Portland City Council Passes Ordinance Requiring Landlords to Pay Tenant’s Moving Costs
On the evening of February 2, 2017, the Portland City Council passed an ordinance that will require landlords to pay for relocation assistance to their tenants. The ordinance will enable tenants to be paid for moving costs when their landlord has either raised the rent by 10% or more or has served a “no cause” termination notice on the tenant.
The Ordinance is in response to the housing state of emergency that was declared by the city in October of 2015 and is intended to assist renters during the continued housing crisis in Portland.
The relocation assistance ordinance is considered to be the strongest renter protection Portland has ever seen with costs to landlords ranging from $2,900 to $4,500, depending on the type of dwelling unit rented.
While tenant advocates claim that the Ordinance is a necessary step in protecting renters, landlord advocates claim the Ordinance may bankrupt landlords who already face property maintenance costs and increasing property taxes.
The new Ordinance amends the “Portland Renter Additional Protections” section of city ordinance 30.01.085, which lists a landlord’s obligation when terminating a tenancy or raising the rent. In addition to requiring a landlord to deliver a written notice of termination to the tenant not less than 90 days before the termination date, the new Ordinance states that a landlord must pay the mandated relocation assistance to the tenant not less than 75 days prior to the termination date.
If a landlord chooses to raise the rent by 10% or more, in addition to providing a 90 day notice prior to the increase taking effect, the landlord must now also be ready to pay the relocation fee. The new Ordinance provides that if within 14 days after receiving the written notice the tenant provides written notice of termination to the landlord, the landlord must then pay the tenant the relocation amount within 14 days.
A landlord’s failure to comply with any of the Ordinance’s requirements could result in liability to the tenant for three months rent, actual damages, the relocation assistance amount, reasonable attorney fees, and costs.
After hearing from dozens of mom and pop landlords, the Portland City Council included at least one late amendment which will exempt landlords only managing one rental unit. Other listed exemptions to the ordinance include: week-to-week tenancies, landlords who temporarily rent out their principal residence during an absence of less than 1 year, or to tenants that occupy the same dwelling unit as the landlord. The final version of the new Ordinance has not yet been released.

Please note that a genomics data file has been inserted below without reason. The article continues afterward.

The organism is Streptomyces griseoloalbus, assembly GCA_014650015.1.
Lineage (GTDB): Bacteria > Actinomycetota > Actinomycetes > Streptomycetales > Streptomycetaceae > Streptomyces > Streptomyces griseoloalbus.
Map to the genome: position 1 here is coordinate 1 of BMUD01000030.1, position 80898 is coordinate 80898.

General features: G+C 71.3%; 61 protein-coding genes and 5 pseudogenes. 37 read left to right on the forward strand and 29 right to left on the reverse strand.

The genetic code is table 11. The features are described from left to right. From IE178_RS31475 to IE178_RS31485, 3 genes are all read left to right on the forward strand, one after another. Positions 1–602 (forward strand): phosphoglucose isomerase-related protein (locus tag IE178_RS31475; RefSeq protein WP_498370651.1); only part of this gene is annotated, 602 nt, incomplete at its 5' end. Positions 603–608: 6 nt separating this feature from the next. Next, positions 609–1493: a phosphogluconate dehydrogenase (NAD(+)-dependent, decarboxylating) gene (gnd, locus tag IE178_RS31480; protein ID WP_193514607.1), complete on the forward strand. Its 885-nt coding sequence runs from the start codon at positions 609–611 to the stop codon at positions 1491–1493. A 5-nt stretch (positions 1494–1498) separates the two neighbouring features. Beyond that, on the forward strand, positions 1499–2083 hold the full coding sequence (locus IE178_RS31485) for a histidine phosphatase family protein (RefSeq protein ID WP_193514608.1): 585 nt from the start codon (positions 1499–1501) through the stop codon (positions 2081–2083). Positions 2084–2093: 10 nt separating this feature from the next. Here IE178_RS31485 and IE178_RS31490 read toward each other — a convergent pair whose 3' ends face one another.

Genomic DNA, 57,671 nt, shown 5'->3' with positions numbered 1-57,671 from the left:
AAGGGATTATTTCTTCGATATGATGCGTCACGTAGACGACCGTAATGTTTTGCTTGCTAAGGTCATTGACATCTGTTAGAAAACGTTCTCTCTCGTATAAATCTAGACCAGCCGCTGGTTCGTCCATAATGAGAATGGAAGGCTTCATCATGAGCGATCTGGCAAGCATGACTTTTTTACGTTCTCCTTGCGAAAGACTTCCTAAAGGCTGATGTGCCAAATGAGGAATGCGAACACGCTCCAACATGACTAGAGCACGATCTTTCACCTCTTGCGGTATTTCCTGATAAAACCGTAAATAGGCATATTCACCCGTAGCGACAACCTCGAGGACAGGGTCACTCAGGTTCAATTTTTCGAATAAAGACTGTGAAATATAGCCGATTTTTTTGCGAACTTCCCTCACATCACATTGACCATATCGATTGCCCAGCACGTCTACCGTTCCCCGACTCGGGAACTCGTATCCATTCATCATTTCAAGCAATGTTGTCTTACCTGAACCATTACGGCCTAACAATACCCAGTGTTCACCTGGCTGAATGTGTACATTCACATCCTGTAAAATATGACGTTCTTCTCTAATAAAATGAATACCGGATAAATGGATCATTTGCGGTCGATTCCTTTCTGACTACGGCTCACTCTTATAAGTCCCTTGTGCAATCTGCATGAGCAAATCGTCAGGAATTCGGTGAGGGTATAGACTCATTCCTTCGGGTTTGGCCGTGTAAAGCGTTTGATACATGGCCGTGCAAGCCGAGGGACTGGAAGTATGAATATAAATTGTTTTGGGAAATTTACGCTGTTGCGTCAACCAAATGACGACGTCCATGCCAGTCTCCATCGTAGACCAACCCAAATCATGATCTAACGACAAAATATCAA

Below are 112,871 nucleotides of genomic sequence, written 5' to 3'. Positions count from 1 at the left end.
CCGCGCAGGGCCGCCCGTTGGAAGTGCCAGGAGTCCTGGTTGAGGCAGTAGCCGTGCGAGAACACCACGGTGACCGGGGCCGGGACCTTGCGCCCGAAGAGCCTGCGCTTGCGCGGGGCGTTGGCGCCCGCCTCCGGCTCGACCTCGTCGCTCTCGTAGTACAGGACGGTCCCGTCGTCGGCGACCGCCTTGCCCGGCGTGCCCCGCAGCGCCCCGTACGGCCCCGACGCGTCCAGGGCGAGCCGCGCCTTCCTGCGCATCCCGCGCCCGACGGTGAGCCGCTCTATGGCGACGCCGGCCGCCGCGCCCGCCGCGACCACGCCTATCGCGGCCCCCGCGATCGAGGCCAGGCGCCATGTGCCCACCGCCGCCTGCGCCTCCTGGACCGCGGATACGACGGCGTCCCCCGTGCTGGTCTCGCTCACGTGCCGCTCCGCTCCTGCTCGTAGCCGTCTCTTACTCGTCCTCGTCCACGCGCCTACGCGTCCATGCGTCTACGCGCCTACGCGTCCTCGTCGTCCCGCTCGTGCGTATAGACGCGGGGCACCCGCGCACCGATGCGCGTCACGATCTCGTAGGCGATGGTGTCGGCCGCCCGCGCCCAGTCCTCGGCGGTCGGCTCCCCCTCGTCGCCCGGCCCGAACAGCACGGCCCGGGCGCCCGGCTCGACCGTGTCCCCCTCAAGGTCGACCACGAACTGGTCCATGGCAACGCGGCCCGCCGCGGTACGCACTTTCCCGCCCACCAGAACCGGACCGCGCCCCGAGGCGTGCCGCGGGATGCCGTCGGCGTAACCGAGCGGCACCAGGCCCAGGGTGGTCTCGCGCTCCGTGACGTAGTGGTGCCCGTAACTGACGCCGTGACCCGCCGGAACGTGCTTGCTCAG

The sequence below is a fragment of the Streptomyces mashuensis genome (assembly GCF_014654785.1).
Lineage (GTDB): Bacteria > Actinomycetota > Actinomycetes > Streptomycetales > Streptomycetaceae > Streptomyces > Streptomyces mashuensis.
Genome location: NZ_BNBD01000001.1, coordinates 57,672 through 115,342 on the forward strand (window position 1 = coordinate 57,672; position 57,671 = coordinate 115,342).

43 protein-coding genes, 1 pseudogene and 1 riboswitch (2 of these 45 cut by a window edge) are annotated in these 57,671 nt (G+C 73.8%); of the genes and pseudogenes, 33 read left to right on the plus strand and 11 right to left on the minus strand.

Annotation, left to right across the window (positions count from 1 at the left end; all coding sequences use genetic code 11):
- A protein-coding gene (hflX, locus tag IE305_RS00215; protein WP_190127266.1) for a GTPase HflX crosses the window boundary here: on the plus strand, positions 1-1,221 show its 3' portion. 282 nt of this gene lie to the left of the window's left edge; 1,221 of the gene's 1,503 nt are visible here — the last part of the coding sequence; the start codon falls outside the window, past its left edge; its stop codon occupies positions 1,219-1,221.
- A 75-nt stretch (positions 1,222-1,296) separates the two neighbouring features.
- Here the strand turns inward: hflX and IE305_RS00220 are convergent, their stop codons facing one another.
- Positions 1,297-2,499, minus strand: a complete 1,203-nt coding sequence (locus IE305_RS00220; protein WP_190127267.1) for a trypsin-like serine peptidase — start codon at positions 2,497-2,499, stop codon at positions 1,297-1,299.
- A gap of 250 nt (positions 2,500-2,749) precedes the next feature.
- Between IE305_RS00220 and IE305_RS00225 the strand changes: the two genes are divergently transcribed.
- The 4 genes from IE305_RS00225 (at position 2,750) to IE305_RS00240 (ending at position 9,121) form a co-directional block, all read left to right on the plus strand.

Prior to the Portland City Council’s decision, attorneys representing landlords in the Portland area said they would sue if the city passed the Ordinance. During the city council hearing landlords’ complained of not being consulted in the drafting of the Ordinance as well as issues involving the vagueness of the Ordinance.
One issue that may arise is with landlords who intended to only rent a property for a fixed term tenancy and expressed as much in the rental agreement. The new Ordinance means that a landlord will have to pay a relocation fee if they choose to not renew the tenant’s lease on substantially the same terms.
The Ordinance, which was immediately enacted, will remain valid potentially as long as the city’s housing emergency continues. Currently the emergency is scheduled to lapse in October, however in the past it has been extended.
The Oregon Residential Landlord Tenant Act (“ORLTA”) and the Portland City Code (“Code”) is highly technical and landlords are well advised to consult with a real estate attorney knowledgeable about ORLTA and the Code before issuing any termination or rent increase notices.
Read the Ordinance and other relevant documents on the city of Portland’s website.